Scott Sauls is senior pastor of Christ Presbyterian Church in Nashville, Tennessee. He’s served at New York City’s Redeemer Presbyterian Church as a lead and preaching pastor and has also planted two churches in the Midwest. Scott is the author of several books, including his latest, “Beautiful People Don’t Just Happen: How God Redeems Regret, Hurt, and Fear in the Making of Better Humans.”
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Key Questions for Scott Sauls
-What were the past couple of years like for you as a pastor, specifically through the pandemic?
-What’s a better way to walk through regret, hurt and fear than by “powering through”?
-How might you encourage church leaders to acknowledge their struggles to themselves, but also to acknowledge their struggles to their congregations or their leadership?
-How might pastors resolve shame that is specifically tied to their churches not being “back to normal”?
Key Quotes From Scott Sauls
“I think people’s anxiety levels, relational hostility, social upheaval, loneliness, isolation, all of these things just sort of reached a fever pitch.”
“For me, I think a real low point was preaching to an empty sanctuary on Easter Sunday, realizing that I can’t see anybody, I can’t read anybody’s eye contact or body language. It just felt so not incarnational. I felt so not together with our people. And I think that was a universal feeling for pastors of just feeling lonely for the people that God has called us to serve and be in community with. And of course, it triggers all kinds of anxieties and fears.”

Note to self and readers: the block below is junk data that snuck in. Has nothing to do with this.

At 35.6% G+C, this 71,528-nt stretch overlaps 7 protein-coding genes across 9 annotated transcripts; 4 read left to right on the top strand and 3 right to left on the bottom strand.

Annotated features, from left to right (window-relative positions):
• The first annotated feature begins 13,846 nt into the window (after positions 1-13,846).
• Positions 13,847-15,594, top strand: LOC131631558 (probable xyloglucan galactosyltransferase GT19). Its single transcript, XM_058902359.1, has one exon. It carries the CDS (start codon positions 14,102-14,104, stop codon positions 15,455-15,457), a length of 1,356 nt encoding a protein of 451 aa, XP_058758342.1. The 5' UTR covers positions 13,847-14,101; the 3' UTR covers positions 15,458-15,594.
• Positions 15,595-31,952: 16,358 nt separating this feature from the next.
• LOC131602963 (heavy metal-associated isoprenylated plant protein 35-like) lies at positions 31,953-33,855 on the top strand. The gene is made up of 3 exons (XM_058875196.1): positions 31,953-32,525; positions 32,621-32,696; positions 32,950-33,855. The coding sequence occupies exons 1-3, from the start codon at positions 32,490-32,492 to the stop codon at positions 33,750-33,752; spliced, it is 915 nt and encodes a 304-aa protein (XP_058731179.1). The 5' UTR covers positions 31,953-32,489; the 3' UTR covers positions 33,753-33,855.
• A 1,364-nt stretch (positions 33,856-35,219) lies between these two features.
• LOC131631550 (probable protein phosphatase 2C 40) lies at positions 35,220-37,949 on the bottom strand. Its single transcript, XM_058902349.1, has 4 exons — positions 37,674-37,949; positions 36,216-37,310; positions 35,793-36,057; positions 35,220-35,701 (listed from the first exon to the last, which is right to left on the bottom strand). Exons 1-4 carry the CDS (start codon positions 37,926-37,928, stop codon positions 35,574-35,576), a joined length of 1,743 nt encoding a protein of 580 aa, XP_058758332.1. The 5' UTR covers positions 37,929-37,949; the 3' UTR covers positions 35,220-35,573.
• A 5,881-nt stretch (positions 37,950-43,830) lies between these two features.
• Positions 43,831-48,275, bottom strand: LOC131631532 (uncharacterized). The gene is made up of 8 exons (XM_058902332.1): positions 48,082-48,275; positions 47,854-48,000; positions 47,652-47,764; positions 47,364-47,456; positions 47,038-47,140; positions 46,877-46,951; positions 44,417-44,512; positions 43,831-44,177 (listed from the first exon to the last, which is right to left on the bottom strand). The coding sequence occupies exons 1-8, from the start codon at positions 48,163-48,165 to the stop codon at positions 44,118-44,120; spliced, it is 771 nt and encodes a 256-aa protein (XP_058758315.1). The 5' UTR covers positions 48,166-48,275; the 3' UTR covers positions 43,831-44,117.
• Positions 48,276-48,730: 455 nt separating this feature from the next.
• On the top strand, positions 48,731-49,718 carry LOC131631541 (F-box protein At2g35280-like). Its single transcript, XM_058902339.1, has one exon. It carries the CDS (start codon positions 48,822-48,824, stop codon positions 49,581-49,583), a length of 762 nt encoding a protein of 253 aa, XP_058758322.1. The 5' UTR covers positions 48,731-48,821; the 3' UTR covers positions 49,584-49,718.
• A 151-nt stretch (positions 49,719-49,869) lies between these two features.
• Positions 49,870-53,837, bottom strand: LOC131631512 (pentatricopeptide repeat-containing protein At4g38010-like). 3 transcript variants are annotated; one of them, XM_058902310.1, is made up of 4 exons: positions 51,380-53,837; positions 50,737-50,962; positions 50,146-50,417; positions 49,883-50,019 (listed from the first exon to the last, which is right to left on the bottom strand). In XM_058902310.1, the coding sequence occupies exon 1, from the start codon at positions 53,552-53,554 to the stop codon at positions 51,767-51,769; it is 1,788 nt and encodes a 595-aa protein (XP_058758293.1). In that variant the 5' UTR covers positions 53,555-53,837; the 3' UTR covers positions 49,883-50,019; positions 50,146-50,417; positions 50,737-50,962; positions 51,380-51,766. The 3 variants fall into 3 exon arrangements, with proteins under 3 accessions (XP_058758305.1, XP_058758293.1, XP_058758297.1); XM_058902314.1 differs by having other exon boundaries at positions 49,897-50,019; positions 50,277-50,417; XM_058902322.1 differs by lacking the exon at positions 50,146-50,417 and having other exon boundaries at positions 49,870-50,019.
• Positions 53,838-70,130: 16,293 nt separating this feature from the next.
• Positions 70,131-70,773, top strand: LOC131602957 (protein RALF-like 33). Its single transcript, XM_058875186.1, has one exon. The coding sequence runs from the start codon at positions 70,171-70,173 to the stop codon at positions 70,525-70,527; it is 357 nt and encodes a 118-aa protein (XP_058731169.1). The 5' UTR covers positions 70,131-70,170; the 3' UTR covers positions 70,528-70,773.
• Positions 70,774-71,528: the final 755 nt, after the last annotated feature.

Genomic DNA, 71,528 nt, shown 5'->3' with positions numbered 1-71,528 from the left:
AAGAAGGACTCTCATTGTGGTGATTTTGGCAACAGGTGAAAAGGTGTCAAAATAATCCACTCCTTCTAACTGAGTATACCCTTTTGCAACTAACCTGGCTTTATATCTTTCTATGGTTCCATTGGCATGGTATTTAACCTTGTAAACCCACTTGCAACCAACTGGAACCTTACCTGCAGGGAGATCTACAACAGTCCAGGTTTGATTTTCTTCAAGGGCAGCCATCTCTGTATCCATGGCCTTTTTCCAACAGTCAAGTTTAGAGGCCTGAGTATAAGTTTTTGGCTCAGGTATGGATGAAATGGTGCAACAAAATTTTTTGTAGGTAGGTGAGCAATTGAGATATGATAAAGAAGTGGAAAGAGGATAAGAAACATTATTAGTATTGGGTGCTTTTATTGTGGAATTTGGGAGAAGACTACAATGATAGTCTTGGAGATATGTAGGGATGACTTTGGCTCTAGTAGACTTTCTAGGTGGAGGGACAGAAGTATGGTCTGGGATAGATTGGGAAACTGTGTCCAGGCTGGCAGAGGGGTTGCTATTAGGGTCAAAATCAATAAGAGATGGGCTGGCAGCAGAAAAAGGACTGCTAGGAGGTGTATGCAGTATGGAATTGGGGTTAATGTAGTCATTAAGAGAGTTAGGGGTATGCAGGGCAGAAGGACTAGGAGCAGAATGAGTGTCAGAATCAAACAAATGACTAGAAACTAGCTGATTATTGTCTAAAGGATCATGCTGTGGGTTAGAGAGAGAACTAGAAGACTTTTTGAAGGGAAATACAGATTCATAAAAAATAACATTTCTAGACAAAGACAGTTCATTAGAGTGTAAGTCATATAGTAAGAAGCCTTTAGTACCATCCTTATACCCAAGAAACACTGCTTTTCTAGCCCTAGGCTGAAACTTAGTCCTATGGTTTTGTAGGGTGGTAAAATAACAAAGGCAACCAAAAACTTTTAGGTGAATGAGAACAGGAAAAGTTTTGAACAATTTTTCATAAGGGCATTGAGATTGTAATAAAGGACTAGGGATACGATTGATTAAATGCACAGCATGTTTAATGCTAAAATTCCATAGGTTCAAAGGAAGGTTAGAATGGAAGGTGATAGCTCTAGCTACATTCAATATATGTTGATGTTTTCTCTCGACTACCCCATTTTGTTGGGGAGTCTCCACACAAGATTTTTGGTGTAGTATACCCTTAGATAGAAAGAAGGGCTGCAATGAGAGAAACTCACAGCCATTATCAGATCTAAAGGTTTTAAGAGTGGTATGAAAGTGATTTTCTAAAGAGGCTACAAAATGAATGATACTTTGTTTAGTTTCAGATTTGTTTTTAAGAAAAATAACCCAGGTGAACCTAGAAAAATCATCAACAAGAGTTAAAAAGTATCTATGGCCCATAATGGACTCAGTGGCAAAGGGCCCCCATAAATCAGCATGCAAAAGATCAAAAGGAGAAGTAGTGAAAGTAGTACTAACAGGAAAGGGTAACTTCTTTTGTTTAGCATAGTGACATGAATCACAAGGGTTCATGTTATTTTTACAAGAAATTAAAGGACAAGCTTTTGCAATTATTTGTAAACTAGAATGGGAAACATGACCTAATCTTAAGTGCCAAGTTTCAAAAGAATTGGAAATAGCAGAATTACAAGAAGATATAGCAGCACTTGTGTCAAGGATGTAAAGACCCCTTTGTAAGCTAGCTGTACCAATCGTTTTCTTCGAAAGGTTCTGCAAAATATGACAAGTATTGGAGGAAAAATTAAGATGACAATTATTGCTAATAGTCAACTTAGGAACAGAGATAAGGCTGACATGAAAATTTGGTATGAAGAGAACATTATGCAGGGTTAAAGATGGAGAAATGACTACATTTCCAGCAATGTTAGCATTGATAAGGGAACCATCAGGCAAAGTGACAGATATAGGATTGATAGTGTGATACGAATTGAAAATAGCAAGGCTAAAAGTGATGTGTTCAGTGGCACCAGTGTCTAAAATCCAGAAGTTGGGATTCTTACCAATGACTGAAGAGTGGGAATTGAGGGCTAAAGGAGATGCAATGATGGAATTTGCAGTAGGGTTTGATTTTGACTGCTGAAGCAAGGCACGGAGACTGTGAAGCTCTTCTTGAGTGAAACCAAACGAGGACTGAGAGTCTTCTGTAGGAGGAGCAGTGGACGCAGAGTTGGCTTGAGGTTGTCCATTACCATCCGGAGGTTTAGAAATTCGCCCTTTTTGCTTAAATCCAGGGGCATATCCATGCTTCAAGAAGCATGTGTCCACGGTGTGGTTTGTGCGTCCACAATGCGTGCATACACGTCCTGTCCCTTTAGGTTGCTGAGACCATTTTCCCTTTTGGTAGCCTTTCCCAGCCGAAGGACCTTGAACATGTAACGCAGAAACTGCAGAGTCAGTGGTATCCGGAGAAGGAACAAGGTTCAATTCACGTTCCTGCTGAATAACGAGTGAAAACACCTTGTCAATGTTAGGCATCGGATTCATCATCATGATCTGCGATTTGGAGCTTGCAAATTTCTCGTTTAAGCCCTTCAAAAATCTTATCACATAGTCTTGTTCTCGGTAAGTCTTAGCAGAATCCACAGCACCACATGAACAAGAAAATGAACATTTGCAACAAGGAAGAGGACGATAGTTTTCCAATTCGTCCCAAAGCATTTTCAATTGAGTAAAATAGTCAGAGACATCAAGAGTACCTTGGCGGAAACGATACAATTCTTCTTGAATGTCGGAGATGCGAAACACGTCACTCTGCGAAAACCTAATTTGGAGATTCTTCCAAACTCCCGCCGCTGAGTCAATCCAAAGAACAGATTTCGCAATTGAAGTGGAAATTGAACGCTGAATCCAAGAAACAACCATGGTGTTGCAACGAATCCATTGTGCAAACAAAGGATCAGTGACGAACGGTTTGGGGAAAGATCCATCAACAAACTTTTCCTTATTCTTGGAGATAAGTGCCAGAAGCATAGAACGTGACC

“I had bouts with depression, bouts certainly with loneliness and isolation.”
“It’s an occupational hazard, I think, to some pastors to even think about doing real self-disclosure about our various pain points and struggles.”
“In Romans 7, Paul is talking about his own struggle with envy and coveting and discontentment and then the end of his life in ministry. He calls himself the chief of sinners, wretched man that I am…And then we see King David just pouring out his distress in the Psalms, which is our gift of what a robust prayer life, especially for leaders, looks like…And what you see is this incredible authenticity and realness that I think the people of God actually need.”
“I think people are just hungry and thirsty for a leader to show them even publicly what it looks like to struggle well.”
“I don’t want to be led by somebody who has it all together because that person’s lying and that person is not being honest. And I can’t follow that honestly, you know? And so I think we need to get over the illusion that people don’t want to be led by somebody who experiences weakness.”